CALL TO ORDER:
The Faculty Senate of the University of Wisconsin-Parkside met on Tuesday, October 3, 2006 In Molinaro Hall D 139. The meeting was called to order at 3:35 P.M. by Prof. Evelyn Zepp, Secretary of the Faculty.
Senators present were Susan Funkenstein (Art), Carmel Ruffolo (Bio Sci), Lori Allen (Chemistry), Jonathan Shailor (Communication), Stuart Hansen (Computer Science), Kiesha Warren-Gordon (Criminal Justice), Farida Khan (Economics), Walter Graffin (English), Joy Wolf (Geography), John Skalbeck (Geosciences), Laura Gellott (History), Tom Fournelle (Mathematics), Gail Gonzalez (Modern Languages), Ami Bouterse (Music), John Longeway (Philosophy), Jeff Schmidt (Physics), Terri Chi (Psychology), Seif Da'Na (Sociology/Anthropology), and Skelly Warren (Theater Arts). The Senator and Alternate from Business were excused. HPEA, Political Science and Law, and Teacher Education were not represented. Also present were University Committee members Doug DeVinny, Christine Evans, Frances Kavenik, Mary Lenard, Dennis Rome, and Anne Statham. The Provost represented the Chancellor, who was excused. The PSGA President was not present; the Academic Staff Committee Chair was excused.. Guests Associate Provost Gerald Greenfield, Dean Donald Cress, and DeAnn Possehl.
ELECTION OF A CHAIR
Under UWPF 1.07(1)(a), the first order of business at the first Senate meeting of the Committee Year is the election of the Chair of the Senate. The Secretary of the Faculty presides during that election.
Frances Kavenik was nominated by Prof. DeVinny and the nomination was seconded. There being no other nominations, nominations were closed. Prof. Kavenik was elected unanimously, and immediately took office.
APPROVAL OF MINUTES
The minutes of the meeting of April 18, 2006 (PSF 22/2005-6) were approved as distributed. The Interim Report of the First Year Programs was distributed at the meeting and was attached to the minutes.
REPORT OF THE UNIVERSITY COMMITTEE CHAIR:
Prof. Doug DeVinny, Chair of the University Committee, reported on the Friday meeting of the Faculty representatives. President Reilly's "growth agenda" will be a big part of the new budget request. Of 100 students in the 8th grade, approximately 30 graduate with a B.A. The "growth agenda" wants to know what happened to the other 70 students. It wants to produce more B.A.s and attract more college graduates to the state. Wisconsin has fallen behind in the number of college graduates in its population. The President wants to hold tuition increases at or below the rate of inflation. He hopes to encourage donors to legislators to inform them that the UW needs more money. The single variable affecting rates of graduation is the level of state funding. There is hope for a Resolution from the Senate that we agree with this agenda.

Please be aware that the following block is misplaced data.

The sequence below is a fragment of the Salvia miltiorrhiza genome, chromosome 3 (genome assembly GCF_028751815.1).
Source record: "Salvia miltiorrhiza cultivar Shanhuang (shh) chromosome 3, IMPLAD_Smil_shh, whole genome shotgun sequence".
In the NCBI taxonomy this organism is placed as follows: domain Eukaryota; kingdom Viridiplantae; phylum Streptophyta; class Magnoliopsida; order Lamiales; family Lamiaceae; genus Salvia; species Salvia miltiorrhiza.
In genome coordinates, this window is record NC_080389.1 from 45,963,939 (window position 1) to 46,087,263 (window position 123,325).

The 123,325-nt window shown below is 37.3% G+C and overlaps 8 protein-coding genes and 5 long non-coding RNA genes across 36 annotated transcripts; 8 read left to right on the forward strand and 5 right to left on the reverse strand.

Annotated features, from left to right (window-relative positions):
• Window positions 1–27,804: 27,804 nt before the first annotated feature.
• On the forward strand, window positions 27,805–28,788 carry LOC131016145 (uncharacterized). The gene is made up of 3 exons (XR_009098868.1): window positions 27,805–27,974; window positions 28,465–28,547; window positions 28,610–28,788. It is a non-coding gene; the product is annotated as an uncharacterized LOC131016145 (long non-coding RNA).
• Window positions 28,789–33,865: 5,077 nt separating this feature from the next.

As for the proposed UWS Chapter 7, we are behind the rest of the System. The colleges and extension unanimously rejected much of the language. The worry is the creation of a real issue with the Legislature. The Board of Regents is drafting a resolution against the marriage amendment, which should come up at the next Senate meeting.
Compensation will be tried to GPR money rather than tuition.
The Legislative Audit Bureau is still looking at sick leave. The number of hours that can be banked toward retirement may be cut in half. The Bureau will report to the Board of Regents which will have a two day turnaround in which to reply.
The "growth agenda" would add three more technical school to those currently in reciprocal agreements with the UW, as part of the "growth agenda." The colleges are the most concerned, since they are in direct competition with the technical schools.
REPORT OF THE CHANCELLOR:
Provost Rebecca Martin reported for the Chancellor.
There are not yet final figures for enrollment. There was a small increase in the first year class and in transfers. The Enrollment Management Summit held in the Fall produced the "Passport to Parkside" program, which will follow a student from initial interest until enrollment, with regular communication. Some results of this were seen in Fall enrollment, with a bigger bump expected next year. We are facing stiffer competition in our regions (Oshkosh, River Falls etc. in our local high schools). We will continue to focus on this area. The enrollment of the whole student body remained about the same. We graduated two large senior classes. Graduate enrollments are up. We are also working on the Student Success Initiatives.